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ABOUT

Most of the time I don't have much to say. I'm the great listener. I can say however that I do have a great deal of experience. I've been climbing since I was a teenager. But I never kept a journal. That makes it harder - with each passing year - to recall details from all the time I've spent out here. Years ago I climbed alot with Mark Whiton. He kept a journal. We only did one climb in the Sierra - the Harding Route on Conness. I think he kept a journal of every climb he ever did. I wonder if he still is ... climbing? And writing about it?

I was first introduced to the High Sierra while my older brother was doing time in the Air Force. We'd always done lots of hiking together and so when he got some time off we decided another adventure was just the ticket. In late '72 we'd done Guadalupe Peak (Texas) and in June of '74 the Keyhole on Long's Peak. In May of 1975 we had Whitney to ourselves. Can you believe it? That summer lots of bad weather in the Bugaboos kept us cooped up in the hut more than a few days. Lucky for us we meet a group of Californians who pointed us south with the suggestion that we go do the Mendal Couloir. That adventure lite the fuse. The so called early years were all about climbing. Roper's Sierra Club guide was our bible. There was no other beta to be had.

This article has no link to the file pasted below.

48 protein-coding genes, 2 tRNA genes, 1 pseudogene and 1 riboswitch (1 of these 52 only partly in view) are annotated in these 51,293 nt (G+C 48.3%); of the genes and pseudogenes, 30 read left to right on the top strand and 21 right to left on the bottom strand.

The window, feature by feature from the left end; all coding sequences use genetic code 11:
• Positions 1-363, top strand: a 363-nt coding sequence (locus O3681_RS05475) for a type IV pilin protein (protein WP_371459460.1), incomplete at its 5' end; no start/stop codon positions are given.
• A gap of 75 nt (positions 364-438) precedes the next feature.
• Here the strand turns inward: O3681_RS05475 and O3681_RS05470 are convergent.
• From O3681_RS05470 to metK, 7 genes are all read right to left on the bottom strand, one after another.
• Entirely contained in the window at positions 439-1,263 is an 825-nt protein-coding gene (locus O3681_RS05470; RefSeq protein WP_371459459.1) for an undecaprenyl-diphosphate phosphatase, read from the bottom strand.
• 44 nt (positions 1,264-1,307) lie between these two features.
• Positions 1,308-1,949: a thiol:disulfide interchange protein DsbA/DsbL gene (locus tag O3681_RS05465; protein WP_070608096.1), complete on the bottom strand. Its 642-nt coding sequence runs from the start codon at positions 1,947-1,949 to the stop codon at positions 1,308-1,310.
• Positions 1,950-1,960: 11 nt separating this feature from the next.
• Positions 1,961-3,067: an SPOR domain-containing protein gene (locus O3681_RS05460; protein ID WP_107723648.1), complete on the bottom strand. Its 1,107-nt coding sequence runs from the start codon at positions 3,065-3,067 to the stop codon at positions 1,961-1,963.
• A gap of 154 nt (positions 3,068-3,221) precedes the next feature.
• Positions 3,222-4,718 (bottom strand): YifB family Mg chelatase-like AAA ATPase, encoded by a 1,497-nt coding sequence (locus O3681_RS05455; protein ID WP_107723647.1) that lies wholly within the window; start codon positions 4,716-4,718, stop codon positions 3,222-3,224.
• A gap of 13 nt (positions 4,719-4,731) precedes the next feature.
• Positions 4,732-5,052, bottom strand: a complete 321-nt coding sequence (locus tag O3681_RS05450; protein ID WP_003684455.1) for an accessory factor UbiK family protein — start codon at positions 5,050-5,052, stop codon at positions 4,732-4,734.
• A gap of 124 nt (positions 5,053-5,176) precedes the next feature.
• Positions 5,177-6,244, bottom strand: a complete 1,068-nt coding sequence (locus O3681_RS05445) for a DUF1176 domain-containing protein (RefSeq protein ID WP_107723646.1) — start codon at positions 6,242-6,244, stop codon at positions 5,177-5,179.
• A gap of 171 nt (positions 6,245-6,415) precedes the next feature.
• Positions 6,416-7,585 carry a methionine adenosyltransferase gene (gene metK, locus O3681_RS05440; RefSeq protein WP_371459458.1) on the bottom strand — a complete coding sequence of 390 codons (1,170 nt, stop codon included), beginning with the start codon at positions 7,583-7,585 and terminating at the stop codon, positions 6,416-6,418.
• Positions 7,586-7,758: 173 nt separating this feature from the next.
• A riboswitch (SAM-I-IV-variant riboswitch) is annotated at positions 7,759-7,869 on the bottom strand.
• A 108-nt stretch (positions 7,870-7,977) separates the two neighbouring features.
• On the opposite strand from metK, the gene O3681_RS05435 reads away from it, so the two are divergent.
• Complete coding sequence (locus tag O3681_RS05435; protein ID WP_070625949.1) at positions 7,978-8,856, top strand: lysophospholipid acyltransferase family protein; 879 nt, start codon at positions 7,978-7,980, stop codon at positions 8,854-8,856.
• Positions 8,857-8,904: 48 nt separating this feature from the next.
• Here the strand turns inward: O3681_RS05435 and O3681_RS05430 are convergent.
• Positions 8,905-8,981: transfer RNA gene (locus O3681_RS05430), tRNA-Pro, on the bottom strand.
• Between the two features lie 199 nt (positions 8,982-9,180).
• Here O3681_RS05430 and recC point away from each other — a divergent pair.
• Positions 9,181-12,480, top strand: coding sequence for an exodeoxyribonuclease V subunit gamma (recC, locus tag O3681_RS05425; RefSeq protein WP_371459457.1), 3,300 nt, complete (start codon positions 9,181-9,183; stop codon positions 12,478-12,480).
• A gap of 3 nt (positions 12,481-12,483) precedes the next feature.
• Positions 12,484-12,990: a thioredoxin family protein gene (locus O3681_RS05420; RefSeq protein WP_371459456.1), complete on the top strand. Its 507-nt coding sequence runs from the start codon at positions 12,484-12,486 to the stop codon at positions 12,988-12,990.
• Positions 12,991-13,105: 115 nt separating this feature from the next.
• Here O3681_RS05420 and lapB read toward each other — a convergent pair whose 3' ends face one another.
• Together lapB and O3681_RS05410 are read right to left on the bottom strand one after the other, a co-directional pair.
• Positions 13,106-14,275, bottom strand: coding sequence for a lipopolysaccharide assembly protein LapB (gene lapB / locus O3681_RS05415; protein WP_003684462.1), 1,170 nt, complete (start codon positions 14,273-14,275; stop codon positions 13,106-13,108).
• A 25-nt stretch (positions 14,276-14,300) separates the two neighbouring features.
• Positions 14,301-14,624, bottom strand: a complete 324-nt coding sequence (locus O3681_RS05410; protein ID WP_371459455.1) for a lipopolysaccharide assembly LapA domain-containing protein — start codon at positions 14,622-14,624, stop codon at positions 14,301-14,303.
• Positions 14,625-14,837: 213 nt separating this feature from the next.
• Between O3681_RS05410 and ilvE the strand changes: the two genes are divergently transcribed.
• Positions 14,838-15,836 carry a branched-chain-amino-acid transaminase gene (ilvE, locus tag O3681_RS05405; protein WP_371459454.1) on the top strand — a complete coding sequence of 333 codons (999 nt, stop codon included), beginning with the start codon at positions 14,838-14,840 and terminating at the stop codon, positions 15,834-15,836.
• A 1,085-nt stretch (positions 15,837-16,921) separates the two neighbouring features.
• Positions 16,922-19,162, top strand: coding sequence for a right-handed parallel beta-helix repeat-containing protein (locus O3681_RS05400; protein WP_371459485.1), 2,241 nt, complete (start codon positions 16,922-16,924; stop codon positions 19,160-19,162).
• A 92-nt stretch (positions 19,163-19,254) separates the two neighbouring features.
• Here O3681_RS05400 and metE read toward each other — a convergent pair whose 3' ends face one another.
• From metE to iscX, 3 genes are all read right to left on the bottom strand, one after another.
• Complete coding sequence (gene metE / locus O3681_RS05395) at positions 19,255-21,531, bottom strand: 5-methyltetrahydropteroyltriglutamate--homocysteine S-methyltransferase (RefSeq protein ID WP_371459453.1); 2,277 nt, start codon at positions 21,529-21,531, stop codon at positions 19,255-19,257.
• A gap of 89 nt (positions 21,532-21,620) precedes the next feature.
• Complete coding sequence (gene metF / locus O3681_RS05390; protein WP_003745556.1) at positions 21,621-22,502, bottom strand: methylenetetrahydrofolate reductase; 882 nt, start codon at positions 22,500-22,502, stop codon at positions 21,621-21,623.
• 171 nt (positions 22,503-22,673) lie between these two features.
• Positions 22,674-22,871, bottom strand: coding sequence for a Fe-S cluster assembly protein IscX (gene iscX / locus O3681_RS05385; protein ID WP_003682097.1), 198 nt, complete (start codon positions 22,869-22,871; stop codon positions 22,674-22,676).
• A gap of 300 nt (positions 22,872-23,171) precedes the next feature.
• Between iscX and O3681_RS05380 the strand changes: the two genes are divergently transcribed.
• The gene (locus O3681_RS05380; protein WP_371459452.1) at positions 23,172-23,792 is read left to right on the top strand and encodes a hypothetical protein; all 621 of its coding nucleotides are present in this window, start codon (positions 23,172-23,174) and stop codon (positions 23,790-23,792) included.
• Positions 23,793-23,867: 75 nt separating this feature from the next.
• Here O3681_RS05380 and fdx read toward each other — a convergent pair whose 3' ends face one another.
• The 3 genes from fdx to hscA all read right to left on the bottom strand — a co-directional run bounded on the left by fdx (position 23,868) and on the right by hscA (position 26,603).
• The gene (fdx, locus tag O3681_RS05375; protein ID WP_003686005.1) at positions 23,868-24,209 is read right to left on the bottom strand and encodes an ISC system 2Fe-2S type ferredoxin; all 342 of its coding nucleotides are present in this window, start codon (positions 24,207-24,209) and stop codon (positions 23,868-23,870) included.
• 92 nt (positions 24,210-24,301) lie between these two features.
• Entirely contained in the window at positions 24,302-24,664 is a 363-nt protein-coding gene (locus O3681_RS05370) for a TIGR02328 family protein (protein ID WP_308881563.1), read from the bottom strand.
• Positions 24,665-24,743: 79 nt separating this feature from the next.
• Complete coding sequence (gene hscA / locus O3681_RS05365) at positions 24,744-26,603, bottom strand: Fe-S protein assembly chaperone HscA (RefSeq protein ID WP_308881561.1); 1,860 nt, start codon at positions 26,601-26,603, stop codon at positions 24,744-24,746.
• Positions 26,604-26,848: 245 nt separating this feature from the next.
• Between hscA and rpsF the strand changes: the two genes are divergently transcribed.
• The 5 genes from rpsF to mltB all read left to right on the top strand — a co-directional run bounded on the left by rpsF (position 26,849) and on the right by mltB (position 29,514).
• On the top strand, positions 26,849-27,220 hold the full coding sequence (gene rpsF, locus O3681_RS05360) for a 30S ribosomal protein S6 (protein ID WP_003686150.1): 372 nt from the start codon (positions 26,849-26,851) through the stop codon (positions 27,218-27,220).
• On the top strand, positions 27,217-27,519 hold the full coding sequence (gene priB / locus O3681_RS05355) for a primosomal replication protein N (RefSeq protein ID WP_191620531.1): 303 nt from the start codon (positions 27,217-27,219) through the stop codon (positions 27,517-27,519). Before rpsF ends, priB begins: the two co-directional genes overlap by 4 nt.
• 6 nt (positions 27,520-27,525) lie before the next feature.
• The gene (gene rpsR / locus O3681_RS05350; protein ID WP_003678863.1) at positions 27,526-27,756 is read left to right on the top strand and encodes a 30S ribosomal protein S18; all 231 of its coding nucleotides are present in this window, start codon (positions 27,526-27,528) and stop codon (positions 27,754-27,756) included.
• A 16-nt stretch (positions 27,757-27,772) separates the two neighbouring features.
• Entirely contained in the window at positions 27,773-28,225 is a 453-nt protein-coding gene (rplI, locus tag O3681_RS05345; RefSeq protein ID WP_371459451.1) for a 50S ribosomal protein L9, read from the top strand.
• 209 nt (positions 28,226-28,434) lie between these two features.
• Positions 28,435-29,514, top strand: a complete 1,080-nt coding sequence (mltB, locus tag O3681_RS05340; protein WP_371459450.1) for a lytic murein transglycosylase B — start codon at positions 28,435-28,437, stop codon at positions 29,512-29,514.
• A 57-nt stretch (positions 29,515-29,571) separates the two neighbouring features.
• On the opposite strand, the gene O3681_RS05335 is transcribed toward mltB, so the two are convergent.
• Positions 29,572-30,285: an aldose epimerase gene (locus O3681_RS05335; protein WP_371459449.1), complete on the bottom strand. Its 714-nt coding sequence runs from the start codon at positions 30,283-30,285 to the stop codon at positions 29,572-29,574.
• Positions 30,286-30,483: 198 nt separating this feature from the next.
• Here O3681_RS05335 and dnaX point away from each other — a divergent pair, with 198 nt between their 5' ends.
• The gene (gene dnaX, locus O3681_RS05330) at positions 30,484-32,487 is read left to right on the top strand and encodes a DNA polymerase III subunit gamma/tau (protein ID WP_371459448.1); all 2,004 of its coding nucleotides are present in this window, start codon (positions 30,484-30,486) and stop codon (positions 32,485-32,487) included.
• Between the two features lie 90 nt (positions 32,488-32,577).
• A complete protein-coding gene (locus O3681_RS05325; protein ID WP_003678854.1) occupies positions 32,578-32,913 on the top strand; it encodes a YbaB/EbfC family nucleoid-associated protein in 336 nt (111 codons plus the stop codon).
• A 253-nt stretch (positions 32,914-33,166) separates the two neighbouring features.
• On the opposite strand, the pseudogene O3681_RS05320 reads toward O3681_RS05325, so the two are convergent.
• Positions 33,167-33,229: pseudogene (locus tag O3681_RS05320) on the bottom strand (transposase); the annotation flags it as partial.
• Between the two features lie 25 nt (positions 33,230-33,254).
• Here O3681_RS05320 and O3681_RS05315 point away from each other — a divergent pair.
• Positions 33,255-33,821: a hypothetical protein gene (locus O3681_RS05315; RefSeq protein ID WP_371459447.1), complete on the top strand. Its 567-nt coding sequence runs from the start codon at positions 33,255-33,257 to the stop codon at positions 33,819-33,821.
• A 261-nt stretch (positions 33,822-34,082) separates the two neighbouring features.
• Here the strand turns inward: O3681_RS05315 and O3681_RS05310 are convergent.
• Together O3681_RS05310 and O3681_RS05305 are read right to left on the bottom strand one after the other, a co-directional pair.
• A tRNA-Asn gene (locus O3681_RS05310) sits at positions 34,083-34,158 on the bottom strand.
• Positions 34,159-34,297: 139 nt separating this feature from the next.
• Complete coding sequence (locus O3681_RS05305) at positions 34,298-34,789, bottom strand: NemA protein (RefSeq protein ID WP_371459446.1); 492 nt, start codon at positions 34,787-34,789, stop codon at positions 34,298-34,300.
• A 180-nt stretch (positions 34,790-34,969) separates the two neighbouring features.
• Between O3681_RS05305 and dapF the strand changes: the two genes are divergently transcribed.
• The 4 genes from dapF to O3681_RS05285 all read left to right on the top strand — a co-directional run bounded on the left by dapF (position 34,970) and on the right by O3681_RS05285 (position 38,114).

I used to have alot more slides than I do now. I don't know how I lost so many of my High Sierra images, but it happened. Perhaps a metaphor of life. From 1975-1996 I climbed out here with a number friends I don't see anymore. Since my return to the Sierra in 2009 I've taken a boat load of digital images and climbed or hiked with five people. Mostly I travel out here on my own. My tribe has gotten very small. That may be due in part to the fact that I don't know many people my age (66) who still subscribe to the theory that you 'earn your turns'.

One of my recurring fantasies is to live on the east side and spend all my free time exploring this amazing range of mountains. That may happen, who knows. Right now I live at the foot of NH's White Mts, but I find my thoughts always drifting west to the Eastside. I came back to the Sierra late after spending many years climbing and travelling elsewhere: B.C., Wyoming, Montana and Pakistan (to name a few). I don't regret the choices I've made, I just wish I'd come to realize sooner how much I have missed the Sierra.